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I haven't seen any mention of this around, but is there any way to deal with an associative array key in CouchDB?:

map: function(doc) { if (...) { emit({ one: doc.one, two: doc.two, ... }); } }

I have a need for some rather dynamic and complex queries, this would help solve that problem (but I'm guessing this completely breaks everything).

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CouchDB view indexes only support arrays when it comes to complex keys. Please describe more of the problem you are trying to solve, I'm willing to bet there is a good solution. –  Dominic Barnes Sep 29 '11 at 17:39
Data coming in from many vendors, need logic to find existing CouchDB records to attach arbitrary data to. It's a pretty generalized problem— I'll just have to solve it via auto-generated views or move to Mongo, I guess? –  Jareb Shubway Sep 29 '11 at 18:20

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up vote 3 down vote accepted

All keys are always sorted along one dimension only. Associative array (object) keys are supported by CouchDB. The sort order is well-defined, however it is basically arbitrary and much less intuitive than, for example, arrays, where we all know that the first/leftmost element is most significant.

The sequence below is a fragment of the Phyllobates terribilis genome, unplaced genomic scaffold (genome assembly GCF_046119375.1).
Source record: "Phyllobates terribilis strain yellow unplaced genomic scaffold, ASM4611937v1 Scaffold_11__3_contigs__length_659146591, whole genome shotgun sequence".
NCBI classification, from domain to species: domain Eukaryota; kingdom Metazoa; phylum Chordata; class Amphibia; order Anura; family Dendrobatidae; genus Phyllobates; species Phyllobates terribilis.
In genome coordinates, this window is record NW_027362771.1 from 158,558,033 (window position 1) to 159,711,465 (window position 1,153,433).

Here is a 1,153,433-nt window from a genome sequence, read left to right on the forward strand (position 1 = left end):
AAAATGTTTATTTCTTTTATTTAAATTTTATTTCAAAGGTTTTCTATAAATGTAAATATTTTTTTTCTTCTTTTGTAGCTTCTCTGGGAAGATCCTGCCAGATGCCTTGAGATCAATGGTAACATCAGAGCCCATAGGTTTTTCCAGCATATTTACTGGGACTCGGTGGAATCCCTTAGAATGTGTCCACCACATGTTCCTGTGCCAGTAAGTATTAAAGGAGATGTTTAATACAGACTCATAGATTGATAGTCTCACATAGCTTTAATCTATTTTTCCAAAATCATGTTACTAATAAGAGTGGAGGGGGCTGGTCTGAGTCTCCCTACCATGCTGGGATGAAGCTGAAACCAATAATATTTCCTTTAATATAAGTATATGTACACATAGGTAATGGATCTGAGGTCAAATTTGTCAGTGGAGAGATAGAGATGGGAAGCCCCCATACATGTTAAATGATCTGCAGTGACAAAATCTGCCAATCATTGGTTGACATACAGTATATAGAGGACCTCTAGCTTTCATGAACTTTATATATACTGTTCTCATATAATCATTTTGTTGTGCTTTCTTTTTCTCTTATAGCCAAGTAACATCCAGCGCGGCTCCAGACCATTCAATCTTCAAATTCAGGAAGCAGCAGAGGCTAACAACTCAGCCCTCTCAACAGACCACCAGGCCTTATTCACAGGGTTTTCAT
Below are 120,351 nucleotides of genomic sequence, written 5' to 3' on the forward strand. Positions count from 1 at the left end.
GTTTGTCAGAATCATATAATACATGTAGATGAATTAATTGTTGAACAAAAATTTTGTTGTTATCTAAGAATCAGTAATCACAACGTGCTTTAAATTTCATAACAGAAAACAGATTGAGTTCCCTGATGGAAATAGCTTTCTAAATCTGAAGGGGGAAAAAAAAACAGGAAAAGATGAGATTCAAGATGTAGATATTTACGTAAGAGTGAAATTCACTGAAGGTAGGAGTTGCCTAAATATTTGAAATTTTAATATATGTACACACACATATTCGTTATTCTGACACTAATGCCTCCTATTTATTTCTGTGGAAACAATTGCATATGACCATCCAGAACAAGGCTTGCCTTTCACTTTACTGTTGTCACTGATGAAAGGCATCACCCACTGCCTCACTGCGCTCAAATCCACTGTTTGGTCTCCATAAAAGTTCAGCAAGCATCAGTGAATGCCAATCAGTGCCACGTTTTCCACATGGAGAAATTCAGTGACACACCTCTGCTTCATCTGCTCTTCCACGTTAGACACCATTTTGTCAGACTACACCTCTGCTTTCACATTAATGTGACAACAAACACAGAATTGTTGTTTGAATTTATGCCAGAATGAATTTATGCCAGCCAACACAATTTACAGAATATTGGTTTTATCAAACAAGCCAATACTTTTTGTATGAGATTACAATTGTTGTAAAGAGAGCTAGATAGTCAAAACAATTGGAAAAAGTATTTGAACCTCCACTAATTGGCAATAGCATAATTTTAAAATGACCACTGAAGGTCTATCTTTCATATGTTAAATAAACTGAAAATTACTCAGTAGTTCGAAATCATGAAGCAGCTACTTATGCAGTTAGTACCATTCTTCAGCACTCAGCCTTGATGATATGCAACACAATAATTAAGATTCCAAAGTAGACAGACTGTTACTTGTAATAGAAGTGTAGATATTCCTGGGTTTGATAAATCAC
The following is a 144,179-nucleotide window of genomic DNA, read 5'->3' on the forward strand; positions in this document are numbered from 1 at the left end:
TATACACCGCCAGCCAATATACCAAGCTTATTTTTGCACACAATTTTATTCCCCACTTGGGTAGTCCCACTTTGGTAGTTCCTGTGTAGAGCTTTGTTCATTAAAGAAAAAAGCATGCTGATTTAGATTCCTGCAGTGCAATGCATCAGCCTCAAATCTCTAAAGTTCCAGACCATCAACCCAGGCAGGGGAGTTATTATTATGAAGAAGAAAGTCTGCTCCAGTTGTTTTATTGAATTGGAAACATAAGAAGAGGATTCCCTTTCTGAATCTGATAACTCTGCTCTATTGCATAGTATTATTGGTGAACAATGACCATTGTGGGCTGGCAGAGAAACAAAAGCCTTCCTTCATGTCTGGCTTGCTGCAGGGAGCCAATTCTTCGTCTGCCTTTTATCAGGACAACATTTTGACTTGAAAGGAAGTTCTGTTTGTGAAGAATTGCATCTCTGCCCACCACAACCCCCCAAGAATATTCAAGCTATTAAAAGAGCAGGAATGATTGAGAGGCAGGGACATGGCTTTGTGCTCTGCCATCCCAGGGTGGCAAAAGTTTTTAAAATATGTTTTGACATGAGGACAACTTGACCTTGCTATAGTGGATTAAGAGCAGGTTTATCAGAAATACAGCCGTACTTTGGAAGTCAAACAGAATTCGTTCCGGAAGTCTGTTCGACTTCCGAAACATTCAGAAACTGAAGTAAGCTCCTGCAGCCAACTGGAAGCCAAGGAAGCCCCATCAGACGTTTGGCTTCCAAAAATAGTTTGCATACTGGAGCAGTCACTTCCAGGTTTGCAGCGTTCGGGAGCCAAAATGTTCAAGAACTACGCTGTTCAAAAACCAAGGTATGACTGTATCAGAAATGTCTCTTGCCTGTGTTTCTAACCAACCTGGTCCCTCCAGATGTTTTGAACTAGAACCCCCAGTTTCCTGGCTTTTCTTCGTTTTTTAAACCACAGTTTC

Additionally, different programming languages, client libraries, and JSON serializers might (and do!) change the order of the keys in the associative array. (Often it does not matter because in Javascript, or in most languages really, key order is undefined.)

The CouchDB collation specification describes the sort order of all valid JSON data, including associative arrays (objects).

Maybe you can simulate associative arrays by flattening it into an array and sorting the keys, all o the client side.

{"foo":"This value is foo", "A":65, "the":"end"}


["A", 65, "foo", "This value is foo", "the", "end"]
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So you can do this? really? –  Nick Perkins Nov 16 '11 at 18:31
I had read the spec to really get your point : you can use a "dict" as a document key, but the order of keys within the dict is significant -- CouchDB will consider 2 dicts to be different if their keys are in a different order ( recursively, i guess for complex objects ). This does create a problem! (maybe you could just sort the keys instead of a full "flatten") Very interesting -- I actually had no idea that you could use a dict at all -- does anyone actually do that, in practice? Could you solve this? stackoverflow.com/questions/3549299/couchdb-and-multiple-keys –  Nick Perkins Nov 16 '11 at 18:42
In practice, array keys are much more common. Most applications never use object keys at all. –  JasonSmith Nov 25 '11 at 3:58

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